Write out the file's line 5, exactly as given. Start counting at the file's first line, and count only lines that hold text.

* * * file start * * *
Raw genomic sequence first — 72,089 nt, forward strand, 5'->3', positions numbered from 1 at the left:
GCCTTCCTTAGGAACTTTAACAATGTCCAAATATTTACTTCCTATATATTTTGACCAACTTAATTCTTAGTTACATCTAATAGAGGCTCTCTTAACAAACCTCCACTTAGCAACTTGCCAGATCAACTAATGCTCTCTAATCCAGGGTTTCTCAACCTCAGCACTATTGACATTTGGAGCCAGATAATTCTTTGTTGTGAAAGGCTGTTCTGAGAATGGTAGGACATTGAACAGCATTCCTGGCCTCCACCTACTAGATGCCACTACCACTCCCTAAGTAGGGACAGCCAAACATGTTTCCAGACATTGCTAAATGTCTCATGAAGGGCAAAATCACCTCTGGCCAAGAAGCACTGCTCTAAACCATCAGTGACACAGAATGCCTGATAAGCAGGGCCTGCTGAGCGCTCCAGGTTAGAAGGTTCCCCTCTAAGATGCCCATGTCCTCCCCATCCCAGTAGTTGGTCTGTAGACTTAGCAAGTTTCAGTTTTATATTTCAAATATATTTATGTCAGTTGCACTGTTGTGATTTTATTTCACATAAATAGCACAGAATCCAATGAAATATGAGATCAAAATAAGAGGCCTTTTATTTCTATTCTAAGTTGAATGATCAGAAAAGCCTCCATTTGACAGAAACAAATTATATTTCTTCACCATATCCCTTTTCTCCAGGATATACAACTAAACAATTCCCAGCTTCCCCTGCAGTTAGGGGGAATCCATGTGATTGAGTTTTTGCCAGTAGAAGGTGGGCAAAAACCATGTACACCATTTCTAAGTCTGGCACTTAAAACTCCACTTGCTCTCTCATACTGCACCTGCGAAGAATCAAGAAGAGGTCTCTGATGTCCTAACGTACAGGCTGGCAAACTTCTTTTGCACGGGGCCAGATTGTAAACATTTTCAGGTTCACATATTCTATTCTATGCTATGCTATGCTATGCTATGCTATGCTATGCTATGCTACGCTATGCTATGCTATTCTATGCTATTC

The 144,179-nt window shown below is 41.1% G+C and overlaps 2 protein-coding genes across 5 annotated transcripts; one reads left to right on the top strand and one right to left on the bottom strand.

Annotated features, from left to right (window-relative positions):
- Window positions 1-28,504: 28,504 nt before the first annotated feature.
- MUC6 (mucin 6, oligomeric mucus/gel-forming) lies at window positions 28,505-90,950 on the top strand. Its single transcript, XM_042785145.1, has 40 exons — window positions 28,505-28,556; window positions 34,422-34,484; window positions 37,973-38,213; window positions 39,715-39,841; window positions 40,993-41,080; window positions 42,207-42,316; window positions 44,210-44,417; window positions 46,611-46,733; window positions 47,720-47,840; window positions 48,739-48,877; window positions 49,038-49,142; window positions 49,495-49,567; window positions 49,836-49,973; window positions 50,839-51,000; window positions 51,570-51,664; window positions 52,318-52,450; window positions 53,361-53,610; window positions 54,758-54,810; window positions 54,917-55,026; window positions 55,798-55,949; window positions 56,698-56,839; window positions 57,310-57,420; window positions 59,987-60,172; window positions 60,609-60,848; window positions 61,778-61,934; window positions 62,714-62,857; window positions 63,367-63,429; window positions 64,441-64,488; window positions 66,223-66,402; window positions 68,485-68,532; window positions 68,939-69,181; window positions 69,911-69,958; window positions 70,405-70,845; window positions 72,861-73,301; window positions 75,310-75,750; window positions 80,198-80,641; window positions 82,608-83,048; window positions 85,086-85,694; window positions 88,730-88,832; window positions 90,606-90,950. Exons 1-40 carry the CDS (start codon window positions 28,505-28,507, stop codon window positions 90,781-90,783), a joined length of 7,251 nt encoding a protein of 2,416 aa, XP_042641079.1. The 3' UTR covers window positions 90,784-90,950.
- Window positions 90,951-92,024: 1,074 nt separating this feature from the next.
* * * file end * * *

- Window positions 1-28,504: 28,504 nt before the first annotated feature.